9. Alaska (R-Stevens): If your home is raided by the FBI, guilty or not, it's probably time to call it a career. Indeed, if Ted Stevens is actually the GOP nominee, this race will move higher up on Democrats' priority list. The DSCC is doing all it can to recruit Anchorage Mayor Mark Begich. Other Republicans are said to be interested in a run for the seat, whether or not Stevens makes a bid. If Stevens is no longer in office, the state will have lost both its long-time Senators since 2002, while Rep. Don Young is tied up in the same scandal involving VECO Corp. Without Young, the state's position in Congress will be significantly impacted. In fact, should Stevens and Young run for re-election, that's likely to be a central tenant of their campaign. But will voters want seniority or new elected officials, like Gov. Sarah Palin, who aren't viewed as corrupt? (Last: 10)

8. Maine (R-Collins): Susan Collins was supposed to be this year's Lincoln Chafee: Popular and moderate, but a Republican in a very blue state. Democrats got their best possible candidate in Rep. Tom Allen, but polls in October have showed Collins holding consistently huge leads of twenty points or so. The race is going to tighten, and Allen is going to have the money to compete. But to the NRSC's relief, Collins is in great position a little less than a year out. Watch her rely heavily on her friend and colleague, independent Sen. Joe Lieberman, if the race narrows. (Last: 6)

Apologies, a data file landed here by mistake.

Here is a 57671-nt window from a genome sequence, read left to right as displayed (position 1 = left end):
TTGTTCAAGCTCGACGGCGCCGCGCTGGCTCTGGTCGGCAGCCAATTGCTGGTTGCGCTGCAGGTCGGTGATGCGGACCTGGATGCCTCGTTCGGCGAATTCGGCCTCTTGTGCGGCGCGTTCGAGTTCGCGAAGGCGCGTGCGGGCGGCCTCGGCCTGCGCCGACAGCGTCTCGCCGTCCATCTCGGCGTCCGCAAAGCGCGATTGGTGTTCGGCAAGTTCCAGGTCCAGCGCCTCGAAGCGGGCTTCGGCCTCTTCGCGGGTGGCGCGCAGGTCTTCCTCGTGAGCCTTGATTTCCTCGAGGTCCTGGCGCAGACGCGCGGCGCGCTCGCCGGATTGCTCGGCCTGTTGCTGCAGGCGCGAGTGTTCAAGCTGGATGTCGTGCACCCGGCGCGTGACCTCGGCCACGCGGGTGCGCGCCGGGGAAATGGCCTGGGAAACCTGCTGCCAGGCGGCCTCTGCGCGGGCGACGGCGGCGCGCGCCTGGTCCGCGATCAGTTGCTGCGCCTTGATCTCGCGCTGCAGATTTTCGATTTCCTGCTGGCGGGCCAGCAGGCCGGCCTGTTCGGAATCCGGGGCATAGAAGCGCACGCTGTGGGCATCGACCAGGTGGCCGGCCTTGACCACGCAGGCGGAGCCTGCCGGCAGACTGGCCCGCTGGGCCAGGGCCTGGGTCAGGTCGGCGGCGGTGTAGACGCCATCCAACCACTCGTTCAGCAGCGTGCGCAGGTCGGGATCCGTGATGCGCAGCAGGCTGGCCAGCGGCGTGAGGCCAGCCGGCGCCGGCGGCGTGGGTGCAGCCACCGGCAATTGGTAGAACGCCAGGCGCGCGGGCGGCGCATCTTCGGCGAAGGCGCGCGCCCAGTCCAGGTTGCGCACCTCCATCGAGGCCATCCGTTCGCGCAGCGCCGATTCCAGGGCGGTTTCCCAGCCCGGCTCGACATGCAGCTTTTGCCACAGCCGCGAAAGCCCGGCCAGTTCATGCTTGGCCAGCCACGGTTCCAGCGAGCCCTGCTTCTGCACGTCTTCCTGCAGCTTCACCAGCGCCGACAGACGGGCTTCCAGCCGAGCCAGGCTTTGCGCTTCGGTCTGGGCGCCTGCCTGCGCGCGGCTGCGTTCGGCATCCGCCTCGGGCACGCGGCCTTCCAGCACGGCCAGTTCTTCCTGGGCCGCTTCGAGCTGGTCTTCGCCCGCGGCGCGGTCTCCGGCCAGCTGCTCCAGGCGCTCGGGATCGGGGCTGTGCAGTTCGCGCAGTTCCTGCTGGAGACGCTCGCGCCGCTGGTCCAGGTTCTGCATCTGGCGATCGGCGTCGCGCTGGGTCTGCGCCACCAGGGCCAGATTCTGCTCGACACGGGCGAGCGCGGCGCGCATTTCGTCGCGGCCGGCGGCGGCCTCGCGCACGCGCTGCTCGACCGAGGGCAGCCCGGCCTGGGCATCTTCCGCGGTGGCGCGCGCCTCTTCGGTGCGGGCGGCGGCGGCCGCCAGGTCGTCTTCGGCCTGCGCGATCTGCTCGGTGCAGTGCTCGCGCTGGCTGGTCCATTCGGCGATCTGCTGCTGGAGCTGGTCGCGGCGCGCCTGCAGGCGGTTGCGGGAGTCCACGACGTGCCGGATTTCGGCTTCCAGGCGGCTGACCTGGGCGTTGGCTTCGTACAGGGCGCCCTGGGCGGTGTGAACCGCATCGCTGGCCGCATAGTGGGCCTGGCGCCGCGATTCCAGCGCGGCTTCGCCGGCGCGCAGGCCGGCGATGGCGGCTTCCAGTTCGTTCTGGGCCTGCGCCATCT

7. Minnesota (R-Coleman): Comedian Al Franken and wealthy attorney Mike Ciresi both say they will abide by the results of a convention among Minnesota Democrats. But several times over the last few years, the Democratic-Farmer-Labor Party has faced nasty fights in post-convention primaries as candidates fail to live up to their promises. If Franken and Ciresi duke it out in a primary, Franken is likely to win but come away severely wounded. In a general, many will say that Franken is simply too goofy to be a Senator. But he's acting serious, and Minnesota is the same state that elected Jesse Ventura as governor. Incumbent Republican Norm Coleman, to his credit, is apparently taking the threat seriously. One thing to watch: The Democratic convention in Denver will likely help Mark Udall (see number 5, below). With a badly damaged GOP brand, will the Republican convention being held in Minneapolis be a good thing or a bad thing for Coleman? The answer might determine whether he gets re-elected. (Last: 8)